Yes, I’m His REAL Mom

The other day on AnnArbor.com, I wrote this post about Christopher sending a handmade Valentine’s Day card to his birth mom — and made the exact same card for us.  Three adult adoptees wrote in comments on the article, each of them affirming that I am indeed my children’s “real” mother, and that one day Chris and Sarah will come to see me not as their “adoptive” mom, but simply their “mom.”

I wish I shared their confidence. One of the down sides of open adoption (or any adoption in which the child is old enough and has the means to get in touch or stay in touch with his or her biological parents) is that distinguishing labels are almost inevitable.  And of all the labels bandied about within the adoption triad — “adoptive,” “birth,” “first,” “natural,” “forever,” etc. . . . the one that is most likely to create hard feelings is the word “real.” As in, “Are you his REAL mom, or was he adopted?” As if the two facts are by definition mutually exclusive.

The other day I mentioned to a church friend that there had been a death in the family, and that my kids seemed to be having a strong reaction to this. “Why would it bother them?” she asked. “It wasn’t anyone in their REAL family who died . . . ”  She wasn’t trying to be cruel. It just never occurred to her that my children would have such strong feelings about my extended family.

As I’ve been researching the history of adoption, especially here in the United States, I’ve come to realize how much the nature of both childhood and adoption has changed over the years. For example, while couples today typically seek healthy infants, in the late-19th to mid-20th centuries it was typically older children — in particular, older girls — who were most in demand. Younger children simply required too much attention, and contributed too little to the family upkeep. Girls, however, could be useful in the home even from a relatively young age, so long as they were properly trained.  Children were valued for what they contributed to the family’s physical upkeep. For unwed mothers, adoption was about the only way to ensure the child would grow up without the stigma of illigitimacy, obtain a useful trade, and become a contributing member of society. Childhood was perceived to be a transitional state between dependent infancy and useful adulthood.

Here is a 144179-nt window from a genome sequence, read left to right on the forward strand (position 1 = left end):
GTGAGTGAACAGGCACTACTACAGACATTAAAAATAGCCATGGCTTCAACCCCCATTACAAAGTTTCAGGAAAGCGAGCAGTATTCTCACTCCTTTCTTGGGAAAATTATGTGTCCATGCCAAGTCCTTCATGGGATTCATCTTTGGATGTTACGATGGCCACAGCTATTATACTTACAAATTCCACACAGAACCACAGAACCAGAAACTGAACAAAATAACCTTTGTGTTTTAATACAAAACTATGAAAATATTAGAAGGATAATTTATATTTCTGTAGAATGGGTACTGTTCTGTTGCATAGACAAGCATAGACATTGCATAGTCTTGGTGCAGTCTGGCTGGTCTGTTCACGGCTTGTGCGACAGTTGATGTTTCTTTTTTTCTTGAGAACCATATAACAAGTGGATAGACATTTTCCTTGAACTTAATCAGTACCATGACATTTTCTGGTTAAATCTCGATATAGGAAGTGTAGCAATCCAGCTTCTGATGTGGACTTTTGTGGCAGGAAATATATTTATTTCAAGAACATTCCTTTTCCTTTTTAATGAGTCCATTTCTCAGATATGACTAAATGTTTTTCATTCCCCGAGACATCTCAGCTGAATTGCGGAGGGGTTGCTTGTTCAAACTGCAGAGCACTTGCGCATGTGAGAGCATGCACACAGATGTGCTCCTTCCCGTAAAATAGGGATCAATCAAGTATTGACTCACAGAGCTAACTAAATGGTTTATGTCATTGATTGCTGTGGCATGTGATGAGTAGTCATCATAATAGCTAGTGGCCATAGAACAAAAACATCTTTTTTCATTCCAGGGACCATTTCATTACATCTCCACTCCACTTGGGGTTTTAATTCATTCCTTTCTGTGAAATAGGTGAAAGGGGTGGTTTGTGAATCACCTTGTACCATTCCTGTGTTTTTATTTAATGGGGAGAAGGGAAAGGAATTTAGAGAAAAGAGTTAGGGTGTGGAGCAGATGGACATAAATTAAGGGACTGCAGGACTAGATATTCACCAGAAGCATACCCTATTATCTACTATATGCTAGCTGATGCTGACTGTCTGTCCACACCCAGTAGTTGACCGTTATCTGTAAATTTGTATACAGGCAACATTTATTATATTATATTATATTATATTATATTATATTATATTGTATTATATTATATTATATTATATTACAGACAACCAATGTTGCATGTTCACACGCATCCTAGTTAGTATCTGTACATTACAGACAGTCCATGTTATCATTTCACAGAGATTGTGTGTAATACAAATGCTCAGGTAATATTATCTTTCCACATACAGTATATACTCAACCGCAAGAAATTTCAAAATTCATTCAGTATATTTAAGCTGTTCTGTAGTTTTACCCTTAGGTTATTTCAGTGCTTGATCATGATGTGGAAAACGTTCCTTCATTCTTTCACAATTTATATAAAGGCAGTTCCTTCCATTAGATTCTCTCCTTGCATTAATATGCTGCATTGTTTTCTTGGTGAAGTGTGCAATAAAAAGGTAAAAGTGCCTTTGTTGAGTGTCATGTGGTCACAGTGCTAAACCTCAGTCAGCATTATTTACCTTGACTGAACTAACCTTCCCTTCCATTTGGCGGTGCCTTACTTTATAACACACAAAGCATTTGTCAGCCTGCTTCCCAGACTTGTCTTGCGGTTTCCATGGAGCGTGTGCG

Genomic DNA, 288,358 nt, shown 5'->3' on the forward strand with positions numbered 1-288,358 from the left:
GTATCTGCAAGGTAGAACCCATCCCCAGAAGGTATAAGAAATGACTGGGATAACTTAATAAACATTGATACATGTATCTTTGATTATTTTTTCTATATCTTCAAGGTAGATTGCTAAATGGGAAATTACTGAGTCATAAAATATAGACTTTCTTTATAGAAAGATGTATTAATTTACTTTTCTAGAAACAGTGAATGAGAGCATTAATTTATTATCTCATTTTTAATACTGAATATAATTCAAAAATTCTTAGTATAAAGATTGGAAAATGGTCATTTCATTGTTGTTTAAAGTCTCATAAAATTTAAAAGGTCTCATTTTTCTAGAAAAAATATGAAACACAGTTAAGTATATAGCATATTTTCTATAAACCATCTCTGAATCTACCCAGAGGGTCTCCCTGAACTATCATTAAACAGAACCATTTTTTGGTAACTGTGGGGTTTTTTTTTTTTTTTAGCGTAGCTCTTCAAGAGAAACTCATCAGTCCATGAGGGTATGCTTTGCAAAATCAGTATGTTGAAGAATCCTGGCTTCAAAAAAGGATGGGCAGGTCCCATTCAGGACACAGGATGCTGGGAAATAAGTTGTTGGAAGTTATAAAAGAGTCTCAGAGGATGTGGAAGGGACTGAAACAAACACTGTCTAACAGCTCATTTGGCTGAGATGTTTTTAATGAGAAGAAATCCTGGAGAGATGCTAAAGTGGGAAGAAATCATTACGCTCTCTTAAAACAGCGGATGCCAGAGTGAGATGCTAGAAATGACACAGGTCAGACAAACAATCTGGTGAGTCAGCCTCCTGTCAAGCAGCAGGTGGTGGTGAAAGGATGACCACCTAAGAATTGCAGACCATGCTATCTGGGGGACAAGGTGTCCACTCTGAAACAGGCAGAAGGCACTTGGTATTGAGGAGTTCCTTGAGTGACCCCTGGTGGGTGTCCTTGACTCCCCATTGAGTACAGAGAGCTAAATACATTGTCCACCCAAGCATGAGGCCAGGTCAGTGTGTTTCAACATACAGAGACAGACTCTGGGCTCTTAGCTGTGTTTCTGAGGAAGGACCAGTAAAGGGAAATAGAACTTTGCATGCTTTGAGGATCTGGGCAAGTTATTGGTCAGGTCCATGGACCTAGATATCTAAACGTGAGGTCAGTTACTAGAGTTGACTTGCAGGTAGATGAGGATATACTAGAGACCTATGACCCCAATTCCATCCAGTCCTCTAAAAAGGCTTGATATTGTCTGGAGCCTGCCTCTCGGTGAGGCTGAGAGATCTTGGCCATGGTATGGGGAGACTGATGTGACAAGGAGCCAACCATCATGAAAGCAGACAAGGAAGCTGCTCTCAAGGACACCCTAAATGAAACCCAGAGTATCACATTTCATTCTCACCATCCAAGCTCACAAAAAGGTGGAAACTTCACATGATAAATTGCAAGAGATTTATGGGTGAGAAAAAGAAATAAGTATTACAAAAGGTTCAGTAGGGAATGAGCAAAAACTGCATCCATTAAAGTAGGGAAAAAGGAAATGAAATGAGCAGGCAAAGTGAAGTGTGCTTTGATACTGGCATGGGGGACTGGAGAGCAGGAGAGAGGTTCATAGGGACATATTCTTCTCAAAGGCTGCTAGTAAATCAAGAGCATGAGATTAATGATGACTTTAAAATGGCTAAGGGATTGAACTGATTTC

Times have changed. Childhood now tends to consist of a prolonged protected state of dependence in which relatively little is expected of the child (apart from contributing to the emotional well-being of the parent).  And because single parenthood has become so widely accepted, women who would have once made an adoption plan, for the child’s sake, are either aborting their children, or raising the children themselves — whether or not they are in a position to be able to parent successfully. Unfortunately, this has created different but no less stigmatizing effects on their children, who are less likely to suffer ostracization because of their mother’s marital status, but far more likely to be affected by poverty, abuse, and neglect.

Where once the identities of birth families and adoptive families were sealed for the protection of all concerned, adoption has evolved into something so “open,” it has permanently altered the meaning of “family.” A child could conceivably (if you’ll pardon the expression) have five “real” parents: two to supply genetic material, a surrogate “birth” parent, and adoptive parents. (Plus godparents, as Christopher frequently reminds me.)

The same thing happens with siblings:  When the children from Family A are adopted by Families B, C, and D; then Family C adopts children from Family E and F, Child AB and Child AC remain siblings. Child AC and FC  share adopted parents in common. But how about Child AB and FC (who share sibling AC in common, but have neither birth or adoptive parents in common)?